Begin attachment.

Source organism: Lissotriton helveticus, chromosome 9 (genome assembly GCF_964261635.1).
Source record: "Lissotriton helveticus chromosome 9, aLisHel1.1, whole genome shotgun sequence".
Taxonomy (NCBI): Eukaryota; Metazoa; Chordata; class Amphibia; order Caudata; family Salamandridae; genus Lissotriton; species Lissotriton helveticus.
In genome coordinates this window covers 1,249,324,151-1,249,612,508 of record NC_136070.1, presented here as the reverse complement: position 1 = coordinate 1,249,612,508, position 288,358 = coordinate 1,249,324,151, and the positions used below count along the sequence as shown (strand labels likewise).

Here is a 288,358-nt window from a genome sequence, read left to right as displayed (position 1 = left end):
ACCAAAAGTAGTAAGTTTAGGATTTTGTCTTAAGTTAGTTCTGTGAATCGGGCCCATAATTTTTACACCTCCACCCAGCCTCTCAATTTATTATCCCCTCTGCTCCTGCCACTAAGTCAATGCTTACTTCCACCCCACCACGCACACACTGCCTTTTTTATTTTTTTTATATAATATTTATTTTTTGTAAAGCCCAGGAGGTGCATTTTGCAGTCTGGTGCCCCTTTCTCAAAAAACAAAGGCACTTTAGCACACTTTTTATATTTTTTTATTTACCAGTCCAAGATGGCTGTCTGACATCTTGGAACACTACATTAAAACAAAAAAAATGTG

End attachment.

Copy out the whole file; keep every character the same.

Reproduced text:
Source organism: Lissotriton helveticus, chromosome 9 (genome assembly GCF_964261635.1).
Source record: "Lissotriton helveticus chromosome 9, aLisHel1.1, whole genome shotgun sequence".
Taxonomy (NCBI): Eukaryota; Metazoa; Chordata; class Amphibia; order Caudata; family Salamandridae; genus Lissotriton; species Lissotriton helveticus.
In genome coordinates this window covers 1,249,324,151-1,249,612,508 of record NC_136070.1, presented here as the reverse complement: position 1 = coordinate 1,249,612,508, position 288,358 = coordinate 1,249,324,151, and the positions used below count along the sequence as shown (strand labels likewise).

Here is a 288,358-nt window from a genome sequence, read left to right as displayed (position 1 = left end):
ACCAAAAGTAGTAAGTTTAGGATTTTGTCTTAAGTTAGTTCTGTGAATCGGGCCCATAATTTTTACACCTCCACCCAGCCTCTCAATTTATTATCCCCTCTGCTCCTGCCACTAAGTCAATGCTTACTTCCACCCCACCACGCACACACTGCCTTTTTTATTTTTTTTATATAATATTTATTTTTTGTAAAGCCCAGGAGGTGCATTTTGCAGTCTGGTGCCCCTTTCTCAAAAAACAAAGGCACTTTAGCACACTTTTTATATTTTTTTATTTACCAGTCCAAGATGGCTGTCTGACATCTTGGAACACTACATTAAAACAAAAAAAATGTG